2.4 Datura (Datura innoxia)
2.4.1 Leaf spot (Alternaria alternata)
Characteristic symptoms were initially water soaked minute spot, on leaves and at advance stages spots became larger in size and coalesced together and brightening of leaves. The spots were dark brown; round to oval or slightly irregular with necrotic areas resulted in defoliation. The fungal pathogen was isolated in pure form and identified as Alternaria alternata. The fungus was proved to be pathogenic and developed the symptoms as under natural condition.
Ganguly and Pandotra (1962) stated that Alternaria tenuissima causes severe defoliation. Early infection due to Alternaria alternata in the form of circular spots on leaves finally death of the tissue with concentric rings were reported by Janardhan et al. (1972). The pathogenicity was tested on three months old potted plant by spray of spore and mycelial suspension. The plants showed symptoms after 4 days. Early development of disease may be due to the high virulence of the isolates prevailed in this area resulting in necrosis within three days of inoculation.
2.5 Behada (Terminalia bellerica)
2.5.1 Leaf spot (Alternaria alternata)
Under natural conditions foliage were found to infect with fungal pathogen. Initially small water soaked lesions were developed on the foliage, later spots become dark brown in colour. The spots enlarged, coalesced together resulting in blightening of complete leaves, under severe condition defoliation was recorded. The pathogen was isolated and identified as Alternaria alternata on the basis of morphology. The intensity was ranged between 37 to 52 %.
2.6 Kidmar (Aristolochia bracteata)
2.6.1 Leaf blight (Colletotrichum dematium)
The first symptoms were noted on foliage in the form of water soaked lesions. The disease spread down the petiole to main stalk. The stalks were brake off with slight touch. The leaflets were infected severely under wet condition. The symptoms developed in the form of blackish irregular of circular spots with concentric rings having dot like acervuli. The spots subsequently increased and shot holes were observed on leaves. With an intensity of 32 to 43%. Petioles and stems also infected and developed the spots and become necrotic.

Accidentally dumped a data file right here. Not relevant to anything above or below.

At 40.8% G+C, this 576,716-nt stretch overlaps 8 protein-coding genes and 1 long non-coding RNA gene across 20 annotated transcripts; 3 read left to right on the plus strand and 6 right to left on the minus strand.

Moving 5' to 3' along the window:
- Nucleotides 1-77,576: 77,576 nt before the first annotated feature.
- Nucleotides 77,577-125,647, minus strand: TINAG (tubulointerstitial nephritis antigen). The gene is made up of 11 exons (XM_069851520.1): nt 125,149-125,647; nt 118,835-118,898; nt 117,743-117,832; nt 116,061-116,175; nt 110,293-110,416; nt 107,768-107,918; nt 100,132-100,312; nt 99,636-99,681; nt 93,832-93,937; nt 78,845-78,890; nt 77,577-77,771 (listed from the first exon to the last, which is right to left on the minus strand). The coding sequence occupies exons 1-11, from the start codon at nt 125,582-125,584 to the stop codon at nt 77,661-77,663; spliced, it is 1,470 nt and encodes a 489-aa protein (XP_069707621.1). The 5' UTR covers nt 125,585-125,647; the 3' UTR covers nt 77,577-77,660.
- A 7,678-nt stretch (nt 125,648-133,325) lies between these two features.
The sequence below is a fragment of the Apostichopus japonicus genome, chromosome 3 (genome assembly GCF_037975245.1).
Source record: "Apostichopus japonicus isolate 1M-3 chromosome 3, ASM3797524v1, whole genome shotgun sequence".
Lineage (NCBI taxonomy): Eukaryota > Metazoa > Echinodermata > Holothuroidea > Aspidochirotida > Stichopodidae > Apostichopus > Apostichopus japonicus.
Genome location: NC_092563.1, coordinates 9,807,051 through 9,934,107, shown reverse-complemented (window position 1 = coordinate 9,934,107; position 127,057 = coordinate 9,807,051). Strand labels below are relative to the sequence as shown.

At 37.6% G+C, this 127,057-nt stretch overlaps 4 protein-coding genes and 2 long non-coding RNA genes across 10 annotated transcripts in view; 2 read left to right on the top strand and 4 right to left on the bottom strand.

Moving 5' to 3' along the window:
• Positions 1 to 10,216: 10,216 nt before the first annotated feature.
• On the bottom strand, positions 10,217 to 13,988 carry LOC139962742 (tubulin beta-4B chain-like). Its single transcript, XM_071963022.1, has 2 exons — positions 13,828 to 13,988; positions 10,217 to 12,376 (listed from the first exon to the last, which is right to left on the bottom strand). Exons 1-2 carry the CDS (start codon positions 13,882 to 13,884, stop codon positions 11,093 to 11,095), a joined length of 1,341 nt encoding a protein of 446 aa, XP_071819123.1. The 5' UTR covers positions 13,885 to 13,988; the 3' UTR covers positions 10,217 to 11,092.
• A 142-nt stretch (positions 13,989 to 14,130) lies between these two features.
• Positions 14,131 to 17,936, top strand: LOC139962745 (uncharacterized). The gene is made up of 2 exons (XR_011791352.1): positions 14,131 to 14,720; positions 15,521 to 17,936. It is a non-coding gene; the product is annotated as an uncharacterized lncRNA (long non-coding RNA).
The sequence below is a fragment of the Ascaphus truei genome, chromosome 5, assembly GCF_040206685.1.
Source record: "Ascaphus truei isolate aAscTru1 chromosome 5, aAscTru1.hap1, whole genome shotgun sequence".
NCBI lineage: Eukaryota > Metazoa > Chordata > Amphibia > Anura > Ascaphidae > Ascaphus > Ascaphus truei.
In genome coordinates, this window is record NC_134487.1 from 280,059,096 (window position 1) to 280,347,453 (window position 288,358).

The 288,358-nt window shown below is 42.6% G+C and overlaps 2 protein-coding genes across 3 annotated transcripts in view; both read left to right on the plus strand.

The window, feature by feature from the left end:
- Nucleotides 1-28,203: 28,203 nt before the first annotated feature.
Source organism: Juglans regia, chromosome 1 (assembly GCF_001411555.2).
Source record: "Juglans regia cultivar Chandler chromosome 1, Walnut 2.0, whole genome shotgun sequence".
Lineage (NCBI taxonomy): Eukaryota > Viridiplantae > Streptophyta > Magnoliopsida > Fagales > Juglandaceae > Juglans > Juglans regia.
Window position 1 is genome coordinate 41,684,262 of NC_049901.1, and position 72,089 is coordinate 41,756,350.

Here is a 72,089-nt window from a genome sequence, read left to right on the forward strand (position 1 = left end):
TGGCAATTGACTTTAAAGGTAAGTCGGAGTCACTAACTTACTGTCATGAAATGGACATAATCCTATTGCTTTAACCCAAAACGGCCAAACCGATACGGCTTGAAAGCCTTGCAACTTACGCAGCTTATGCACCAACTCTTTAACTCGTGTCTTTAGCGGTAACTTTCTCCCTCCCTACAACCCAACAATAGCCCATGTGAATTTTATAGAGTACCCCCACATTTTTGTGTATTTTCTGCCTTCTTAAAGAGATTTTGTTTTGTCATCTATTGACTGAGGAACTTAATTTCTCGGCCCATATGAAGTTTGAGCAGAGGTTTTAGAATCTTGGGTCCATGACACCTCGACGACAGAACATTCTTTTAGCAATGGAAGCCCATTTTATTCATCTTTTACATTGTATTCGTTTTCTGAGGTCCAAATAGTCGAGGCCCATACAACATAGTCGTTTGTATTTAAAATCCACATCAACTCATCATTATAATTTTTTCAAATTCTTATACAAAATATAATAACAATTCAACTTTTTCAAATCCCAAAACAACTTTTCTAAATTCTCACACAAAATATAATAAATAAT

2.7 Coleus (Coleus forskolii)
2.7.1 Leaf blight (Curvularia lunata)
Initially water soaked leaf spots were observed, later increased rapidly in size and become light and then turned to brown in colour. The spots coalesced together result in blight symptoms. The causal fungus isolated in pure form was Curvularia lunata. The identity was confirmed on the basis of published literature. The pathogencity was inoculating the culture artificially. The symptoms were developed within 3 days of inoculation and similar observed under natural condition on reisolation the same pathogen was observed which leads to confirm the pathogenicity.
Naseema and Wilson (1991) observed that the leaf blight of coleus was caused due to number of pathogens including Curvularia sp. In the present studies Curvularia leaf blight was recorded with (24.26%) maximum intensity.
2.8 Seasonal incidence
A medicinal plant coleus was infected with blight disease caused by Curvularia lunata under natural field condition. The initiation of blight symptoms was recorded during 32nd met week i.e. 2nd week of August. The higher intensity was observed during 4th week of November i.e. 24.26% and later it was at decreasing trend and reached to 14.25% in 1st week of January. Weather factors prevailed during 47th met week i.e. maximum temperature 32.2°C, minimum 13.7°C RH I (81%) and RH II (20%) were responsible for increase in the disease intensity which exhibited in 45th met week i.e. 24.26% (Table 2).
Relative humidity Ist, IInd and maximum temperature exhibited significant and negative correlation with disease, while positive and significant correlation was established with rainfall (Table 3).

Table 2 Effect of weather parameters on leaf blight (Curvularia lunata) of coleus (Coleus foreskolii)

Table 3 Correlation of leaf blight (Curvularia lunata) of coleus (Coleus forsklii) with weather parameter

Ganguly D, and Pandotra V. R., 1962, Some commonly occurring diseases of important medicinal and aromatic plants in Jummu and Kashmir, Indian Phytopathology 15: 50-54
Janardhanan K. K., Gupta, M. L. and Akhtar Husain, 1972, Pythium die back a new disease of Catharanthus roseus, Indian Phytopathology, 30 : 427-428
Kuch T. K., 1990, Diseases of black paper and their management, Malayasian plant protection society. Proc. 3rd International conference on plant protection in the Trapics. 4: 114
Naseema A., and Wilson K. I., 1991, New record of fungi on some medicinal plants from India, Indian Phytopathology, 43: 595

Sathyarajan P. K., and Naseema A., 1985, Piper longum a new host record for Colletotrichum gloeosporioides. Current Science. 54 : 637